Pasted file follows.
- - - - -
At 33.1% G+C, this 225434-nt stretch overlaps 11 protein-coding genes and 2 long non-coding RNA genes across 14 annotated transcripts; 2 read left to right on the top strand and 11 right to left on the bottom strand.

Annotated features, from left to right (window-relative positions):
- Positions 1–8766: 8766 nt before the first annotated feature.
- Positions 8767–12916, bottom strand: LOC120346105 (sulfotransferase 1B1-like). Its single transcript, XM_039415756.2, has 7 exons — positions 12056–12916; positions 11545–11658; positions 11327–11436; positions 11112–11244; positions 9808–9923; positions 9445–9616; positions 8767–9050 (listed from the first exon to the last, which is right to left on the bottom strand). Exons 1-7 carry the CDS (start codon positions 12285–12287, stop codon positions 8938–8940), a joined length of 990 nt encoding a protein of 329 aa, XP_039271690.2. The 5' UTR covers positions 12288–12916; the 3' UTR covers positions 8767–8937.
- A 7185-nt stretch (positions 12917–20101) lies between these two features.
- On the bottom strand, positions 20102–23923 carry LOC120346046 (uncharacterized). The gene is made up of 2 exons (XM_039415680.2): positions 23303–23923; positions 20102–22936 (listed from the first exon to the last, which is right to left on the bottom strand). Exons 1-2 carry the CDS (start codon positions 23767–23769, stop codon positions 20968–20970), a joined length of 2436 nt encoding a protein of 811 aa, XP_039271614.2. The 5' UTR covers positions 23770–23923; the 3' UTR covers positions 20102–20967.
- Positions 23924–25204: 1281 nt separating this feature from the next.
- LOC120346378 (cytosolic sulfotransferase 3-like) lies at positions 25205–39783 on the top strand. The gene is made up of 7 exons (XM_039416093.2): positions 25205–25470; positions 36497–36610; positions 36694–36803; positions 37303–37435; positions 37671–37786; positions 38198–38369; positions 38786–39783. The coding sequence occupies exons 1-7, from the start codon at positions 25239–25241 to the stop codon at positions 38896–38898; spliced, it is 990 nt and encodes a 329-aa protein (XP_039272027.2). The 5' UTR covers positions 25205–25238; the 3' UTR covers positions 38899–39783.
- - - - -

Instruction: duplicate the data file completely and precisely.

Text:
At 33.1% G+C, this 225434-nt stretch overlaps 11 protein-coding genes and 2 long non-coding RNA genes across 14 annotated transcripts; 2 read left to right on the top strand and 11 right to left on the bottom strand.

Annotated features, from left to right (window-relative positions):
- Positions 1–8766: 8766 nt before the first annotated feature.
- Positions 8767–12916, bottom strand: LOC120346105 (sulfotransferase 1B1-like). Its single transcript, XM_039415756.2, has 7 exons — positions 12056–12916; positions 11545–11658; positions 11327–11436; positions 11112–11244; positions 9808–9923; positions 9445–9616; positions 8767–9050 (listed from the first exon to the last, which is right to left on the bottom strand). Exons 1-7 carry the CDS (start codon positions 12285–12287, stop codon positions 8938–8940), a joined length of 990 nt encoding a protein of 329 aa, XP_039271690.2. The 5' UTR covers positions 12288–12916; the 3' UTR covers positions 8767–8937.
- A 7185-nt stretch (positions 12917–20101) lies between these two features.
- On the bottom strand, positions 20102–23923 carry LOC120346046 (uncharacterized). The gene is made up of 2 exons (XM_039415680.2): positions 23303–23923; positions 20102–22936 (listed from the first exon to the last, which is right to left on the bottom strand). Exons 1-2 carry the CDS (start codon positions 23767–23769, stop codon positions 20968–20970), a joined length of 2436 nt encoding a protein of 811 aa, XP_039271614.2. The 5' UTR covers positions 23770–23923; the 3' UTR covers positions 20102–20967.
- Positions 23924–25204: 1281 nt separating this feature from the next.
- LOC120346378 (cytosolic sulfotransferase 3-like) lies at positions 25205–39783 on the top strand. The gene is made up of 7 exons (XM_039416093.2): positions 25205–25470; positions 36497–36610; positions 36694–36803; positions 37303–37435; positions 37671–37786; positions 38198–38369; positions 38786–39783. The coding sequence occupies exons 1-7, from the start codon at positions 25239–25241 to the stop codon at positions 38896–38898; spliced, it is 990 nt and encodes a 329-aa protein (XP_039272027.2). The 5' UTR covers positions 25205–25238; the 3' UTR covers positions 38899–39783.